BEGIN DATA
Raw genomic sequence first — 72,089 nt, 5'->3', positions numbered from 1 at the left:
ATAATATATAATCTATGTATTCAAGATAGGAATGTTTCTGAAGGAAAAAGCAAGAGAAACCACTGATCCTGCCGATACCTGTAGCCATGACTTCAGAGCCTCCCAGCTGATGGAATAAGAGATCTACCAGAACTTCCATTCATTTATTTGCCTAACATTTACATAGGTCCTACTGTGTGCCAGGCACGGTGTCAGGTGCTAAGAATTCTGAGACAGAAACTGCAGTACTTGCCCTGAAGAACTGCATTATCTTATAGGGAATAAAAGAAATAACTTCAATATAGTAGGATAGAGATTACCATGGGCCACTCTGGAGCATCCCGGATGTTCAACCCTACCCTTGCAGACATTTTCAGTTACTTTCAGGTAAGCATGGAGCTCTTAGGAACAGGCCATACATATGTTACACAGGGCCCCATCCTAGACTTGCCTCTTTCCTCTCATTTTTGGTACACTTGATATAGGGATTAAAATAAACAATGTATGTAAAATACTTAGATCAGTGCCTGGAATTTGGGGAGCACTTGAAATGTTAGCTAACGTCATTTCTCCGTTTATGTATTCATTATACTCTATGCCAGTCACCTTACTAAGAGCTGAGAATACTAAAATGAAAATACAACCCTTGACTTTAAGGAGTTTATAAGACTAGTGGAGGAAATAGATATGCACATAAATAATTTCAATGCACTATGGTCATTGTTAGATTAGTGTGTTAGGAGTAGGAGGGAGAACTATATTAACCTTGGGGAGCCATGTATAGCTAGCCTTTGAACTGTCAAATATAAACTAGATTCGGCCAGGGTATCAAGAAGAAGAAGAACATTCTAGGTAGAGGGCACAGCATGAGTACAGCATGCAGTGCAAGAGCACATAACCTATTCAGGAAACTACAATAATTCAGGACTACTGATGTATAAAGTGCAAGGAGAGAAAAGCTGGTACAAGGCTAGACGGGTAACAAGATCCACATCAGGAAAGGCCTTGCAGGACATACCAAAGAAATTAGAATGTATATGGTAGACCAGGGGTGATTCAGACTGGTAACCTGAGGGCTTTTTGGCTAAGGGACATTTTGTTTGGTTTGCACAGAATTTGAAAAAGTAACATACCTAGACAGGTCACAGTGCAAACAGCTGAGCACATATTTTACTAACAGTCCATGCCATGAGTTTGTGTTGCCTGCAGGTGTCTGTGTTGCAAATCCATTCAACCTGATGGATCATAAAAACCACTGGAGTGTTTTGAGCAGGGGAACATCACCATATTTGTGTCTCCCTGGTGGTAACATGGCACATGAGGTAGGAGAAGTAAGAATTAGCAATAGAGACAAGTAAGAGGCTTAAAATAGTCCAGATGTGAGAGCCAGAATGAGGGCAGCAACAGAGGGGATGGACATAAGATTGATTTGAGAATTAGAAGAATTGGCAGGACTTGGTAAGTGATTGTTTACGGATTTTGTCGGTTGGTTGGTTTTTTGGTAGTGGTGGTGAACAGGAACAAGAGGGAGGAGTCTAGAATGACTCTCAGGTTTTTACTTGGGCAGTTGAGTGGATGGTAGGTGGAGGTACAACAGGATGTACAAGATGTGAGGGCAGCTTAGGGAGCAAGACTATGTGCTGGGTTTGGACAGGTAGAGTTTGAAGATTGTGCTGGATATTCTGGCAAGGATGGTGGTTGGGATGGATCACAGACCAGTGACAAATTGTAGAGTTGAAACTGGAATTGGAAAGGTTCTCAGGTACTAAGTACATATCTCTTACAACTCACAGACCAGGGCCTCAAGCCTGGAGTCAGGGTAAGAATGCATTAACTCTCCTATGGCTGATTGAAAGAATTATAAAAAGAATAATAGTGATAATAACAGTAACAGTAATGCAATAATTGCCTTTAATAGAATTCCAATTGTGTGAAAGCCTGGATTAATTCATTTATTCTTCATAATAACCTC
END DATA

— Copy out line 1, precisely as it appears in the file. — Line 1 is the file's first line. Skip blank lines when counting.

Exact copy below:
Raw genomic sequence first — 72,089 nt, 5'->3', positions numbered from 1 at the left: